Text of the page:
Load cases, i.e., loads on the car body due to driving situations, are predefined for the finite element simulation. These predefined load cases result either from bureaucratic specifications such as legal provisions or company-internal specifications, or from tests using an actual vehicle manufactured based on the model. The vehicle is tested on a test track and subjected to a set of loads from different driving situations such as, for example, 1000 km drive over uneven terrain. In these driving situations certain loads on the vehicle and certain velocities and accelerations in the direction of travel and across that direction, which vary over time, are produced. The forces and moments thus generated, which vary over time, are measured by sensors, for example, in the wheel hubs.

Fifteen static equivalent load cases, for example, featuring certain forces and moments, which describe the maximum loads in typical driving situations or driving maneuvers, are derived from these time-variable load cases with the help of the measured forces and moments. These equivalent load cases deliver the loads on the car body. The procedure described below is preferably performed for each of these load cases, whereby the effects of different load cases on the car body are determined and compared to one another.

According to the finite element method, systems of equations are set up (step S2 and result E3 in FIG. 1). Displacements of the grid points and/or stresses in points of integration of the finite elements are used as unknowns of these systems of equations. The equations are set up using physical dependencies and relationships among the grid points. The systems of equations are solved numerically (step 3 in FIG. 1). The stresses in the points of integration of the finite elements are thus computed.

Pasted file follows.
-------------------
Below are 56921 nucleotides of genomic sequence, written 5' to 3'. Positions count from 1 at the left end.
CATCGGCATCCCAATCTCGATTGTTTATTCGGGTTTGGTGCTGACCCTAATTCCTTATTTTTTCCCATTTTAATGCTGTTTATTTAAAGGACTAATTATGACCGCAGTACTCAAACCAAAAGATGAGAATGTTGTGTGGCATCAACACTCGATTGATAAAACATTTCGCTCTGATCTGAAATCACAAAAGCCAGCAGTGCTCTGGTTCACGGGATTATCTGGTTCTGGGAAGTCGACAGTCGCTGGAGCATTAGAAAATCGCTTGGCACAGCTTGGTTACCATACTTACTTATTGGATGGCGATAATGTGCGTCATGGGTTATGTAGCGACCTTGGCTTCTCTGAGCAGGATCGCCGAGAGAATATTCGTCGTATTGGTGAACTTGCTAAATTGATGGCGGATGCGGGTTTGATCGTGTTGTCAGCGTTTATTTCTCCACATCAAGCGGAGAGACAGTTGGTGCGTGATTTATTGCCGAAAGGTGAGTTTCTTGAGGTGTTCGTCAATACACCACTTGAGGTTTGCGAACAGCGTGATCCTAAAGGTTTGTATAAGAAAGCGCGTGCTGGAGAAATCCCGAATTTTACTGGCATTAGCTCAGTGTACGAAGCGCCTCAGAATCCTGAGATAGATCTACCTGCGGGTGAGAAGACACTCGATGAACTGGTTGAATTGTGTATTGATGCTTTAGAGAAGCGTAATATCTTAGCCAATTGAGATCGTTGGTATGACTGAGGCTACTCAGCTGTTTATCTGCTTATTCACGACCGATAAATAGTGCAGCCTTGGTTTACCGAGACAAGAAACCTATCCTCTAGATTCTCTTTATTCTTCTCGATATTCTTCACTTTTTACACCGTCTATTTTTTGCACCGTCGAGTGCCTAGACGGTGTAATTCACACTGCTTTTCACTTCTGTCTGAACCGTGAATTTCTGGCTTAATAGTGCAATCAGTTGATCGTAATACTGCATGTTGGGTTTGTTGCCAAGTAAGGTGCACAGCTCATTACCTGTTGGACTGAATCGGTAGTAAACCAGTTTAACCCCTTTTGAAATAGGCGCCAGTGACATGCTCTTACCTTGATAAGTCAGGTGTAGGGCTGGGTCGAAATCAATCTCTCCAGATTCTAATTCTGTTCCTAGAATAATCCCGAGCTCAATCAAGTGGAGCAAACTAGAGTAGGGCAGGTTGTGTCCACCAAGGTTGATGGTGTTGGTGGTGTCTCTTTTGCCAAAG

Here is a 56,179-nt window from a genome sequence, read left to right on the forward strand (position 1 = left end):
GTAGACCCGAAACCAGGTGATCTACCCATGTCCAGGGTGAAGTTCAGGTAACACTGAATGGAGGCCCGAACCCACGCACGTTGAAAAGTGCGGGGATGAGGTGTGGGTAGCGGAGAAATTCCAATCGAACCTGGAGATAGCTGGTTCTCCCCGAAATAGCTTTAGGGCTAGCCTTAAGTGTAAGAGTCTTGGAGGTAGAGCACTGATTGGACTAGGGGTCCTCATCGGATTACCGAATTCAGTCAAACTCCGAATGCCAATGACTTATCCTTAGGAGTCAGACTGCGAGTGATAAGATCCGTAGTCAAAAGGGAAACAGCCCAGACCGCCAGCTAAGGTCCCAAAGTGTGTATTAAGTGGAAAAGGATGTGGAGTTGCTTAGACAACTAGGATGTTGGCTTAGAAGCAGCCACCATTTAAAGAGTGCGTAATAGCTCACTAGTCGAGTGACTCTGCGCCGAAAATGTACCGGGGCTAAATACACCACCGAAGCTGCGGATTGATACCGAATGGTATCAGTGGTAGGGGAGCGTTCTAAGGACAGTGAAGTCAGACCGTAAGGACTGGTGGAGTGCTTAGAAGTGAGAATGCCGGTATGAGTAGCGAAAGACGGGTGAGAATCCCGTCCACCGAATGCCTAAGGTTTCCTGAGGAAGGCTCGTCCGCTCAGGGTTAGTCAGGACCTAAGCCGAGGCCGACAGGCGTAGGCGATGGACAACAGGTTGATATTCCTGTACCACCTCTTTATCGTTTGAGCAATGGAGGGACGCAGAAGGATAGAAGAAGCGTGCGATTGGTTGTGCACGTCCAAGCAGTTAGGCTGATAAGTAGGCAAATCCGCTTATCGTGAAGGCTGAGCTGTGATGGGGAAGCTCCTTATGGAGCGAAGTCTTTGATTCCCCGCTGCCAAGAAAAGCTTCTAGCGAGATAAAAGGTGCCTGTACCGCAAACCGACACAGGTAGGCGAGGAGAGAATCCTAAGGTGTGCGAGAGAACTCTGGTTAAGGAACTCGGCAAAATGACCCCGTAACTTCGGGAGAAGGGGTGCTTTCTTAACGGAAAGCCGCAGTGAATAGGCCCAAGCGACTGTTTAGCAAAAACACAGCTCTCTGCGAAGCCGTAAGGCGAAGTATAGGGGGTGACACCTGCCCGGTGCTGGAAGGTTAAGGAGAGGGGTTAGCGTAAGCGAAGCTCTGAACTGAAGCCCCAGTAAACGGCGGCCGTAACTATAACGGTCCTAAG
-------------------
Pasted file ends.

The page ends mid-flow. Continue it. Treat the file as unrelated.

The method of setting up systems of equations and performing such a finite element simulation is described, for example, in B. Klein, op. cit., Dubbel, op. cit., and T. R. Chandrupalta and A. D. Belegundu, op. cit. The relationship F=K*u exists between the forces acting from the outside and the resulting displacements of the grid points, where F is the vector of the acting forces, u is the vector of the displacements, and K is the symmetrical stiffness matrix (generalized spring characteristic). To model the displacements, differential equations are set up. A bilinear approach is preferably selected. The displacement of a point on one side of a finite element is a linear function of the distance of this point from the grid point. This bilinear approach is also an approximation resulting in increased stiffness, in particular for triangles and elongated finite elements, i.e., for elements having a large longest to shortest side quotient. The system of equations F=K*u, which is linear in this case, is solved. The relationship ∈=D*u, where D is a differential matrix, exists between vector u of the displacements and vector ∈ of the distortions in the grid points. This differential matrix combines derivatives of displacements by the segments in different directions and/or different orders. The relationship σ=E*∈ applies between vector σ, to be determined, of the stresses in the points of integration and vector ∈ of the distortions, where E is an elasticity matrix. After computing the displacements by solving the equation F=K*u, the stresses in the points of integration of the finite elements are computed in a subsequent second step.